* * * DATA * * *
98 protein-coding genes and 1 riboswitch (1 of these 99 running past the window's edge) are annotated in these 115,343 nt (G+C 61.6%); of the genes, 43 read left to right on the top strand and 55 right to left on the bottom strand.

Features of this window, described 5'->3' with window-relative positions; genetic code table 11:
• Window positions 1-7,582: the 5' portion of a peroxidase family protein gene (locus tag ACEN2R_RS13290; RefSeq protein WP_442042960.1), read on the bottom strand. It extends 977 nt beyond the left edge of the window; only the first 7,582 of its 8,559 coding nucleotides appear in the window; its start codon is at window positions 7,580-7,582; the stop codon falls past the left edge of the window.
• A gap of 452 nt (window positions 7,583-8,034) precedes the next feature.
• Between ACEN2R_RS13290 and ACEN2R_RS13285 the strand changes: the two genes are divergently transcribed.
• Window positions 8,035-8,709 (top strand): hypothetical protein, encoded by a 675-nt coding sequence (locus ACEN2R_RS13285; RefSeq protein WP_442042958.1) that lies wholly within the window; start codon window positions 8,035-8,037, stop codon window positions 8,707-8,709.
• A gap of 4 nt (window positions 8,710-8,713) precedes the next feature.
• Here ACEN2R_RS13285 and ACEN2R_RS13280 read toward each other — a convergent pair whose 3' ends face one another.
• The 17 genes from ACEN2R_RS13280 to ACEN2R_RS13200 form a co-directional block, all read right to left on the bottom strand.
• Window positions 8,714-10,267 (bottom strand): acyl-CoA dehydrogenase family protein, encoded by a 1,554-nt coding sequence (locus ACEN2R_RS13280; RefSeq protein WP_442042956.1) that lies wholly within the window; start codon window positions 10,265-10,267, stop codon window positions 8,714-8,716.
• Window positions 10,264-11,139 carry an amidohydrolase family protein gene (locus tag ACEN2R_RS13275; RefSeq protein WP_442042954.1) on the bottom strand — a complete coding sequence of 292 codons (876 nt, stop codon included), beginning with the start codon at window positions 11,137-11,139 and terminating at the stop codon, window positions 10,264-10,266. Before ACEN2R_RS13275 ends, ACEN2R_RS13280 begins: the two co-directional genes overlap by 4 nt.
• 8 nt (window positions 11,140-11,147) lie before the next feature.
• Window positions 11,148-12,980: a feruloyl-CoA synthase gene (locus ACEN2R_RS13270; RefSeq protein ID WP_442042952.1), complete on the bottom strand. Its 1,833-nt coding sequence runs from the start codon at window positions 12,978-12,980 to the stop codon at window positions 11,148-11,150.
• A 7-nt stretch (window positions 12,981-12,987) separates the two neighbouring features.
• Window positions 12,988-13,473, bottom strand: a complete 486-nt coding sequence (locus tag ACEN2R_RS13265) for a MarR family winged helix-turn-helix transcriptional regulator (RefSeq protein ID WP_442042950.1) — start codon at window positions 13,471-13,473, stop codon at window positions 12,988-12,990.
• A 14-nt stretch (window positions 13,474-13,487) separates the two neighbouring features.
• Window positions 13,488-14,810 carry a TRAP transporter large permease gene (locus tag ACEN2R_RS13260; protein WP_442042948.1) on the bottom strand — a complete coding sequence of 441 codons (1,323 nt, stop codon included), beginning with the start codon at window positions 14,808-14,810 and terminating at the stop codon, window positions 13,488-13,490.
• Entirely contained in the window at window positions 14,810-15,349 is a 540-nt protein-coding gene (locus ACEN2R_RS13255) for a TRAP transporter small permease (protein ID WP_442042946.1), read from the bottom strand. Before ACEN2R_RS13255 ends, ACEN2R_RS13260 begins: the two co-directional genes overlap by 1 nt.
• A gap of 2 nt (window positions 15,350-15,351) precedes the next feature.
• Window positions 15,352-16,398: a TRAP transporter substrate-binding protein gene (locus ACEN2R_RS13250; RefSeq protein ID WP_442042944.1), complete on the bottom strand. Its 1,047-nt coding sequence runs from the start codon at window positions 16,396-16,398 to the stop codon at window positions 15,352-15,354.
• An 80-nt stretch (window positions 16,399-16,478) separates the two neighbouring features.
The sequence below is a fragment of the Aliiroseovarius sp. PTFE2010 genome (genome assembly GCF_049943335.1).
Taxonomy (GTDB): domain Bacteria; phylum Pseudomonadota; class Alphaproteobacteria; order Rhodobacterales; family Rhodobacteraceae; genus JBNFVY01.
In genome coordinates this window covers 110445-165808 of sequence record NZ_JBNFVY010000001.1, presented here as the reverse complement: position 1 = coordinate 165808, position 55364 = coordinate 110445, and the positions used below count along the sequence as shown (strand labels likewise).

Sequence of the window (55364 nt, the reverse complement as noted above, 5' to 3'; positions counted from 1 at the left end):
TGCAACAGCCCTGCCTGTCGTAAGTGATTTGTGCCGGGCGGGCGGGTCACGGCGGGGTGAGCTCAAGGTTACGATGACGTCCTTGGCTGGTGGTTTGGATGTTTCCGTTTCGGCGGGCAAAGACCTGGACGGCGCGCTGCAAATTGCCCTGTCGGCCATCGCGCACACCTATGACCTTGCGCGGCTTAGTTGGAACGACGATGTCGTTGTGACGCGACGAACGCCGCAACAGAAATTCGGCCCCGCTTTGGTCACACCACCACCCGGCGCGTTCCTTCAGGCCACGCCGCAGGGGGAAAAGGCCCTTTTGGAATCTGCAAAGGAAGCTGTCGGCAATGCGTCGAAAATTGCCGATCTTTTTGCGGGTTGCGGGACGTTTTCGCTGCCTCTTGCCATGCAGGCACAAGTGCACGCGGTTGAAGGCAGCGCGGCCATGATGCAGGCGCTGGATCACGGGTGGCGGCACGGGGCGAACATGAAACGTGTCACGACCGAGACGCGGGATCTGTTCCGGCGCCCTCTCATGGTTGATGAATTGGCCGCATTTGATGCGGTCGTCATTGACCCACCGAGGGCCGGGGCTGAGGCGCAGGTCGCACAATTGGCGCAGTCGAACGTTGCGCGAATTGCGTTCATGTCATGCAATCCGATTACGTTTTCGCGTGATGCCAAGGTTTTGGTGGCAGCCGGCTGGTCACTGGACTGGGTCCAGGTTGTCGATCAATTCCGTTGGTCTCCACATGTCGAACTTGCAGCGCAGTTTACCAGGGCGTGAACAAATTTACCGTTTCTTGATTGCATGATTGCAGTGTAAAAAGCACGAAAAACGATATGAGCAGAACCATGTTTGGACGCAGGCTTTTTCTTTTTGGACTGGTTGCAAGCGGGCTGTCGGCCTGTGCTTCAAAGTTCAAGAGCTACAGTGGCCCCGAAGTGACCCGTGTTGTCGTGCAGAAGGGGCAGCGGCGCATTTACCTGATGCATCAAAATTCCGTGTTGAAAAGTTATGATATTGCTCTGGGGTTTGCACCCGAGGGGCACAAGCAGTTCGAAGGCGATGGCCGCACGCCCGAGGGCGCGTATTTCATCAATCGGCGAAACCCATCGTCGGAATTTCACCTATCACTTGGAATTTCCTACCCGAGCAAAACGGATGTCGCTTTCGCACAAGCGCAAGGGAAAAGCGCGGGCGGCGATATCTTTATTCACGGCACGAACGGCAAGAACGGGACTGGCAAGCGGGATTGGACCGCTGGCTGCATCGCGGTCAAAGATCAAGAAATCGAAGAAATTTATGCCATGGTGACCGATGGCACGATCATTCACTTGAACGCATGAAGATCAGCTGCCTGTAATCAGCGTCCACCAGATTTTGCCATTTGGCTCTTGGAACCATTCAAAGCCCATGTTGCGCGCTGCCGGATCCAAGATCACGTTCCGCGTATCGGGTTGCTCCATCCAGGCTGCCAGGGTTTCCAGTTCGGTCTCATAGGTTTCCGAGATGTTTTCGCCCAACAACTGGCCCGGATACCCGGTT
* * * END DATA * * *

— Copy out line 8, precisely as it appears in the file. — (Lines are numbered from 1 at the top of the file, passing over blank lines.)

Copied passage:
• Here ACEN2R_RS13285 and ACEN2R_RS13280 read toward each other — a convergent pair whose 3' ends face one another.